What are we going to eat today? In the Horn of Africa, the answer is increasingly ‘nothing’. More than 14 million people in Kenya, Ethiopia and Somalia do not have enough to eat. How did this come about? And what can we do about it? Roel Blesgraaf, water expert from the Red Cross in Ethiopia, explains.
Water shortages and floods
One of the biggest culprits in the food shortage in the Horn of Africa is extreme weather. Climate change is making the weather in the Horn of Africa increasingly extreme. Droughts are getting longer and longer, and at the same time floods are becoming more devastating. Climate scientists expect irregular weather to become the norm in this region.
The harvest failed and the livestock died due to extreme drought in 2016 and 2017. Fortunately, the rain brought some relief: The crops started to grow again and people and their livestock were able to recover. But the drought never lasts long here. The first half of 2019 was again bone dry and the problems started again.
Until the end of 2019, the sky broke out. But this time the rain did not stop. Violent floods wiped out houses, livestock and crops from the face of the earth. Hurricane Pawa in Somalia pushed the water further up from the sea. The rainwater that the people had been eagerly waiting for was suddenly the enemy. Hundreds of thousands fled.
Grasshoppers took advantage of the wet conditions where they easily reproduced. Giant swarms spread rapidly across East Africa and ate up the last crops. The refugees from the floods again fled in search of food.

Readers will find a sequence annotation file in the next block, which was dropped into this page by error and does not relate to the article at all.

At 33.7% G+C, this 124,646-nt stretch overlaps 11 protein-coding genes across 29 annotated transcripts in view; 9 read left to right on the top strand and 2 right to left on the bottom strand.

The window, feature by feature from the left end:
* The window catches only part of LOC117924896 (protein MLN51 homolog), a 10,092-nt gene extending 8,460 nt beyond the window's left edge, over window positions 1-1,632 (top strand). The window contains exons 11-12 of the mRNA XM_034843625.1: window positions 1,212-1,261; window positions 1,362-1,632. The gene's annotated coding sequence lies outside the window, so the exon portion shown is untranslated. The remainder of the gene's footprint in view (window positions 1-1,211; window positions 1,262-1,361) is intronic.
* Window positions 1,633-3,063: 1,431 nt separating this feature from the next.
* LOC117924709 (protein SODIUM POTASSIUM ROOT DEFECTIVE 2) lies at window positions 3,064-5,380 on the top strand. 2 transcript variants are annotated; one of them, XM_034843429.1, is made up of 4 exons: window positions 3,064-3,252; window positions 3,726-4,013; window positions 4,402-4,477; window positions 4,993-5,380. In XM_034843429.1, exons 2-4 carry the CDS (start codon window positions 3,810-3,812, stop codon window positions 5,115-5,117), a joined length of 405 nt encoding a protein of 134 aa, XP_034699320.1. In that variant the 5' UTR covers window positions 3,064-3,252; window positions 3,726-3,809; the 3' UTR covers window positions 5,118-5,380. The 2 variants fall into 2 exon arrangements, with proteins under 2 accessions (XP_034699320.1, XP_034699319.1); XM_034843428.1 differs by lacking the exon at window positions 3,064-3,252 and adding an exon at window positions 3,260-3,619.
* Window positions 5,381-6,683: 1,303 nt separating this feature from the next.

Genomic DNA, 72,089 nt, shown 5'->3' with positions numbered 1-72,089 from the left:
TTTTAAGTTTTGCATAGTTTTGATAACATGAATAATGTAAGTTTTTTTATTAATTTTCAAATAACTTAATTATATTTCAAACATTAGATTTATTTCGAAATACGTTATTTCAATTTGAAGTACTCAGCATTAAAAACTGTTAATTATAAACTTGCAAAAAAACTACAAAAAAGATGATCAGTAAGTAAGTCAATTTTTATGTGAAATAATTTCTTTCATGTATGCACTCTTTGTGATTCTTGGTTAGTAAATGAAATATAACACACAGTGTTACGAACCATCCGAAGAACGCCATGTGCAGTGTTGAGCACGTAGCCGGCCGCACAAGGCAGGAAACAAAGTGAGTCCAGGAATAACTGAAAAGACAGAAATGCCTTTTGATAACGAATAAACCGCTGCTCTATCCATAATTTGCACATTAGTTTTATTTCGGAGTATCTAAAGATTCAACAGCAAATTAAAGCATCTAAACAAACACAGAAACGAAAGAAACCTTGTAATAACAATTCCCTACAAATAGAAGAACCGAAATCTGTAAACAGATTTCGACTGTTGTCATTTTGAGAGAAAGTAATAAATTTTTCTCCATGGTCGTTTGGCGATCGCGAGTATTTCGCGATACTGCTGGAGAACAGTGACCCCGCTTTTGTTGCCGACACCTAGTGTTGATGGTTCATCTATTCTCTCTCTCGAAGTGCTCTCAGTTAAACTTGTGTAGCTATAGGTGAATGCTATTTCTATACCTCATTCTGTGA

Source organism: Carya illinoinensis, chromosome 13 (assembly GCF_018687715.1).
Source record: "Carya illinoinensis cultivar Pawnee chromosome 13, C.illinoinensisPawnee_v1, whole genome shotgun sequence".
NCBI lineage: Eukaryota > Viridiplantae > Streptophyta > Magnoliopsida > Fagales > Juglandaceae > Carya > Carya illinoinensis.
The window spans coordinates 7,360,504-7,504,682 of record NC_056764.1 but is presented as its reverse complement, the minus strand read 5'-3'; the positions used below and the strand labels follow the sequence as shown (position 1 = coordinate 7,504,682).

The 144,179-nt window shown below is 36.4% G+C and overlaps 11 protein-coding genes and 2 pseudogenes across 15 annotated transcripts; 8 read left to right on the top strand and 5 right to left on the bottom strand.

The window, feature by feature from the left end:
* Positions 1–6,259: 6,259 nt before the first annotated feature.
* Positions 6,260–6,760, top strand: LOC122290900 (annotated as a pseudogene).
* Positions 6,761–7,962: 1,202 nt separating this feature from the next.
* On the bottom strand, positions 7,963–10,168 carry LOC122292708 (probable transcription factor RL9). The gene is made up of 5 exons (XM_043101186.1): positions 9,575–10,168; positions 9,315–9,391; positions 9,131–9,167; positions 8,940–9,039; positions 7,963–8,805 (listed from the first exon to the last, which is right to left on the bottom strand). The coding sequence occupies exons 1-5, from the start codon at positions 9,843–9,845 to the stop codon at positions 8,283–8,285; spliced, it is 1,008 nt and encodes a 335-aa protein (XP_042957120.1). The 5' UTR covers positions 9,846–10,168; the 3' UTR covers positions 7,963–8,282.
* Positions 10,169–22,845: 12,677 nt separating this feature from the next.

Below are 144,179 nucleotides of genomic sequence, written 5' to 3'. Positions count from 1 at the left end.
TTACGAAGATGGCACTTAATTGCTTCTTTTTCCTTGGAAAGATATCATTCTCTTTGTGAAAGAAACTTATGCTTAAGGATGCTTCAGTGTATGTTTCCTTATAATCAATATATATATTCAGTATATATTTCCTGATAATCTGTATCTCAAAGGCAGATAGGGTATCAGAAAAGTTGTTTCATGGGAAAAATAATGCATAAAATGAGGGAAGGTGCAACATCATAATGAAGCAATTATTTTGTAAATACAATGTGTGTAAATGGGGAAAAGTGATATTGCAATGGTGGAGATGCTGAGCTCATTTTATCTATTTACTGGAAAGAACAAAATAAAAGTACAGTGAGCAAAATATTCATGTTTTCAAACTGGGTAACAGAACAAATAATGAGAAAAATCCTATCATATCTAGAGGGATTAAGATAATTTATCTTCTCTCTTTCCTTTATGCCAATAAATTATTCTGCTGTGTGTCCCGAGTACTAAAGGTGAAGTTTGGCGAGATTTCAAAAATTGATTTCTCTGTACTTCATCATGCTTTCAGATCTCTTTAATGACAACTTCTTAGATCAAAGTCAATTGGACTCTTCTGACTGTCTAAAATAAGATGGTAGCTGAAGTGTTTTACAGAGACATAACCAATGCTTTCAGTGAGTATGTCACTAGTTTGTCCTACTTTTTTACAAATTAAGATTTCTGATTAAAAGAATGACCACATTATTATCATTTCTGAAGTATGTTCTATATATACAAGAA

In 2020, the drought returned and it did not rain enough for four seasons. It’s the worst drought in 40 years. Crops grow almost nowhere, millions of cattle are dead, more than 14 million people are starving, 5 million children are malnourished. These numbers will rise rapidly if people do not get food and drinking water on time. About 70% of the population depend on their own animals and crops.
Hours walk for water
Sometimes people have to walk for hours after a few jerry cans of water. And that water is not always clean, which makes people sick. Parents pick up their children from school so they can lead their pets to green pastures and water, hundreds of miles away. And parents marry girls to make a living from dowry as a family. The psychosocial impact of the drought is also enormous.
The Red Cross is working on water supplies in these vulnerable areas. For example, water expert Roel Blesgraaf is monitoring a water project in eastern Ethiopia. In late 2020, Roel moved from the Netherlands to the Ethiopian capital Addis Ababa. Meanwhile, the pandemic exacerbated poverty in the area.
Conflicts are driving even more food insecurity in the Horn of Africa. Roel had only been living in Addis Ababa for a few weeks when a conflict broke out in northern Ethiopia and it is still ongoing. At the same time, ethnic conflicts flared up in the south. Suddenly, Roel lived between conflicts.
Roel saw the devastating consequences. Houses, clinics and schools were destroyed by violence. Thousands of people fled. As the Red Cross, we immediately began to help those affected by the violence. For example, we started working in southern Ethiopia with clean drinking water, toilets in clinics and improving ambulance transport. ”